According to Korean blog posts, there was a sympathy reaction for Park and a negative reaction towards Moon who was not able to raise himself above the on-stage ruckus.  Lee, outside of her extremist radical fringe, did nothing to further her cause other than to remarkably raise her notoriety.  Newest polling numbers may tell a different story, but before the debate, she was polling only 0.4% support.

Many older Koreans are disgusted that Lee was included in the debate given her inconsequential standing and her pulling the level of debate down from a better comparison between the major parties to a political harangue from the left of the Establishment and Ms. Park’s past.

There will be more of the same tonight on YTN television.  Stay tuned!

Here is a translation of some more of the rhetoric from Lee Jung-hee from the Marmot’s Hole:

- On corruption:  “Ms. Park spoke of stamping out political corruption. I can hardly believe it, since it comes from someone who maintained her status by receiving salaries derived from stolen goods. Former president Chun Doo-hwan paid Ms. Park KRW 600 million; at the time, you could purchase thirty apartment buildings with that kind of money, and it was the money that Park Chung-hee’s Yushin dictatorship received from chaebols. The Jeongsu Scholarship Foundation, of which Ms. Park was a chair of the board, is stolen goods that former president Park Chung-hee extorted from Kim Ji-tae.  . . .  NFP has so much corruption, but it cuts off its tail to protect Ms. Park’s poll numbers. Would Ms. Park promise the people to immediately resign from presidency if someone close to her received bribes?”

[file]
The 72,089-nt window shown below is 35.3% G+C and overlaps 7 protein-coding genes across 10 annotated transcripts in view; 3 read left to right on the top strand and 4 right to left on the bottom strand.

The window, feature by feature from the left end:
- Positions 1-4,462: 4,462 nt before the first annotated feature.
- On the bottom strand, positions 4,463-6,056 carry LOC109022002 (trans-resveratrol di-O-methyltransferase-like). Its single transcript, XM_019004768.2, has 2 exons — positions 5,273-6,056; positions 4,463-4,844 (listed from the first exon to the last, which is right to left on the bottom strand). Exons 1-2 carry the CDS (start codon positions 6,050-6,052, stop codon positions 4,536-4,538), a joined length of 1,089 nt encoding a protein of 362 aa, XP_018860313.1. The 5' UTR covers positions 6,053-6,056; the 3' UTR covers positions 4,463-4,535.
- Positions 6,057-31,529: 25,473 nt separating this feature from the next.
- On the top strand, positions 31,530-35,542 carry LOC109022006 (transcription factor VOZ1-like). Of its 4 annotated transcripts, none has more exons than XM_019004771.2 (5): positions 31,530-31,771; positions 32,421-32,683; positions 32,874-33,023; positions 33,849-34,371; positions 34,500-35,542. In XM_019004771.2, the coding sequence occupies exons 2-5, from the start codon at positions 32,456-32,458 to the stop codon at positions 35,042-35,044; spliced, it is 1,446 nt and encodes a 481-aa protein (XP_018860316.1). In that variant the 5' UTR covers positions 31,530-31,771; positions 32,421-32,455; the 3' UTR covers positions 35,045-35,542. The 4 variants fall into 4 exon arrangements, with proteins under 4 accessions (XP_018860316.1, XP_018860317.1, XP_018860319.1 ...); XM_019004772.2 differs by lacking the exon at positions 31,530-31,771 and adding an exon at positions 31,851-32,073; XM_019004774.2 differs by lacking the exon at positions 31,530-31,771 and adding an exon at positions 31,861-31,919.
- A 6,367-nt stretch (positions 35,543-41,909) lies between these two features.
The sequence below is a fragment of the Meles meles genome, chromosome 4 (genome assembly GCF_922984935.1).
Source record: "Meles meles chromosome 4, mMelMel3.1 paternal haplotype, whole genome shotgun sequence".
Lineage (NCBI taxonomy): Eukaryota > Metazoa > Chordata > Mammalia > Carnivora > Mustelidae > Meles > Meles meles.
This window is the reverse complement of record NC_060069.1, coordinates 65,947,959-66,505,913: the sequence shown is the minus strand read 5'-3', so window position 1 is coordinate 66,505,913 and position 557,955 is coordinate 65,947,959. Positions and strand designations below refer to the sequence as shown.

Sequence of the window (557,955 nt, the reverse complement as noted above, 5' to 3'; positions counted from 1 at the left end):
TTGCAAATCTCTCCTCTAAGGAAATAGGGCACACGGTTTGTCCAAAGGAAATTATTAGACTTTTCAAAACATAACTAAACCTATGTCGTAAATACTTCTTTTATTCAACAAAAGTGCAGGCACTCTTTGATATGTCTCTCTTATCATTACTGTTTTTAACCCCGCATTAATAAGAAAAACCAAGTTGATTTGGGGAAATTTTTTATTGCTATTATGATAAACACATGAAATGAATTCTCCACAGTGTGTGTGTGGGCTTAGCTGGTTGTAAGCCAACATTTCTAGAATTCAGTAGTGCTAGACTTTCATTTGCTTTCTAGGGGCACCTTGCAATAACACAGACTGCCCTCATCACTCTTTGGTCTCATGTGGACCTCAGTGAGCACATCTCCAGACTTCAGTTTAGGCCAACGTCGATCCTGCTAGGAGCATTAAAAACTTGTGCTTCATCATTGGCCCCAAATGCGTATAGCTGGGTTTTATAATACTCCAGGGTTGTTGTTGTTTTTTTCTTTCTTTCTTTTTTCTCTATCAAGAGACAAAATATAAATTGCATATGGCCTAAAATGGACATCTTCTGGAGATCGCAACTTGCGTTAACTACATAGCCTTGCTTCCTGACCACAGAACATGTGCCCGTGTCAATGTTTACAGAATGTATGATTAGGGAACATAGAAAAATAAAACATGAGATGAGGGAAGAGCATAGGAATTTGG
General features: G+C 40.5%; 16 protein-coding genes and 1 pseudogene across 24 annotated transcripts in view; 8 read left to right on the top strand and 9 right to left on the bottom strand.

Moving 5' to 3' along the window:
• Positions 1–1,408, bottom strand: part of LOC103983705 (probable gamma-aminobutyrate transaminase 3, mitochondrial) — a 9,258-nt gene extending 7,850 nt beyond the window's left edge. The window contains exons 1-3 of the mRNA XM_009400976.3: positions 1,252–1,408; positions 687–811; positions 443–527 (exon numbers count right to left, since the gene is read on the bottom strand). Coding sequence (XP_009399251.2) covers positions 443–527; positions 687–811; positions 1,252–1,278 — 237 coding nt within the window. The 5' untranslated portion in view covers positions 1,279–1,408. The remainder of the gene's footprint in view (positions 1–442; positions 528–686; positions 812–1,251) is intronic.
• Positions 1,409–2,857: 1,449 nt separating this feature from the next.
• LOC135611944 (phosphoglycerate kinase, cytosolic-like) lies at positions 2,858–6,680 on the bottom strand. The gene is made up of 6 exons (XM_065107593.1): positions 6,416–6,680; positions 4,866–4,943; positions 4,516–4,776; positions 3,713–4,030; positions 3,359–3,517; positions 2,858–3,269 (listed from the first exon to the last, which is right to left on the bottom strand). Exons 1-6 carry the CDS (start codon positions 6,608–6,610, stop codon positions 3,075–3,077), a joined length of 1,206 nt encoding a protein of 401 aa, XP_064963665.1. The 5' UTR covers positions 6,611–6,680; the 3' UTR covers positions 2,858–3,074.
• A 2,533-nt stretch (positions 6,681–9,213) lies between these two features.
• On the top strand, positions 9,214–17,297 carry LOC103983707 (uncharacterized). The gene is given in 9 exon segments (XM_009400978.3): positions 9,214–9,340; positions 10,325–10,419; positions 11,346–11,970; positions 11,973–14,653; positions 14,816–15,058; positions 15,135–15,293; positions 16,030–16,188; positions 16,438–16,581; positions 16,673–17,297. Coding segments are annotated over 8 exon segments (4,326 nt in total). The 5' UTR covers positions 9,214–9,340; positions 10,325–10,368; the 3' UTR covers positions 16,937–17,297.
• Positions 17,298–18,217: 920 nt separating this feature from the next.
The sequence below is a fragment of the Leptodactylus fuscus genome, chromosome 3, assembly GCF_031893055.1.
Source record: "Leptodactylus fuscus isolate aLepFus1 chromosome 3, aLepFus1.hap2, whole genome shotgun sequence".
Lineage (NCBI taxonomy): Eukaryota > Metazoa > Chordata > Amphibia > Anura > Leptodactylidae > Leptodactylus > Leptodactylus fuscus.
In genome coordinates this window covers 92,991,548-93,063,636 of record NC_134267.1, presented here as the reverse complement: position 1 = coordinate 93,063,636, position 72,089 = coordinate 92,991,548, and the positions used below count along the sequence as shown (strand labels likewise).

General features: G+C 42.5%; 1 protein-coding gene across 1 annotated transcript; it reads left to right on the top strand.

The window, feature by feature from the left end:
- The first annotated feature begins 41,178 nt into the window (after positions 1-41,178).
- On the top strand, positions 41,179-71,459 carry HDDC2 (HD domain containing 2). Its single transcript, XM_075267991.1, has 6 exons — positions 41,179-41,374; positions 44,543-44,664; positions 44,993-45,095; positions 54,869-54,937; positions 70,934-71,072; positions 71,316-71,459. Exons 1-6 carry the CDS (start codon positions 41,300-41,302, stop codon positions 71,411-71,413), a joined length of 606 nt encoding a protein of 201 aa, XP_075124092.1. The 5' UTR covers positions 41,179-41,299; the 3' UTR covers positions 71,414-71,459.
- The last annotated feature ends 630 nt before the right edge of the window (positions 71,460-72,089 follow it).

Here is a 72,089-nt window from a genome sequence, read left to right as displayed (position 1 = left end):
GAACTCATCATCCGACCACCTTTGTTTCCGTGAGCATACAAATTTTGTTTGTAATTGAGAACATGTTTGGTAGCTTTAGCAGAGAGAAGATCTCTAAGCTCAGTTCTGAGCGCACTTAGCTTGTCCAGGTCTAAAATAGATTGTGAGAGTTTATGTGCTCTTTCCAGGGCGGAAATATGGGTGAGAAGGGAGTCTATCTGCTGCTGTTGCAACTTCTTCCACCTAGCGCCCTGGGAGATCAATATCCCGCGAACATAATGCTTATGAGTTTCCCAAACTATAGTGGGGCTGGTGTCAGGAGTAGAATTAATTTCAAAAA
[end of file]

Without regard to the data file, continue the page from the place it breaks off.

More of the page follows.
- On diplomacy:  “The foundation of diplomacy is to protect the nation’s sovereignty. Takagi Masao, whose Korean name was Park Chung-hee, became the Japanese army officer by writing a letter of loyalty in blood. After the independence, he came to power through a coup d’etat and rammed through the Korea-Japan Basic Treaty. He wielded the iron fist of the Yushin dictatorship. The apple does not fall far from the tree. Ms. Park and the NFP — the descendants of Japanese collaboration and dictatorship — sold out Korea’s economic sovereignty by ramming through the Korea-U.S. Free Trade Agreement. They do not deserve to sing the National Anthem.”

You can read more translations at the link.

After reading all the various articles about the debate I still do not understand why Lee Jung-hee was included in this debate when she is not even polling 1% of the vote?  Is she just there to represent North Korea as part of the debates?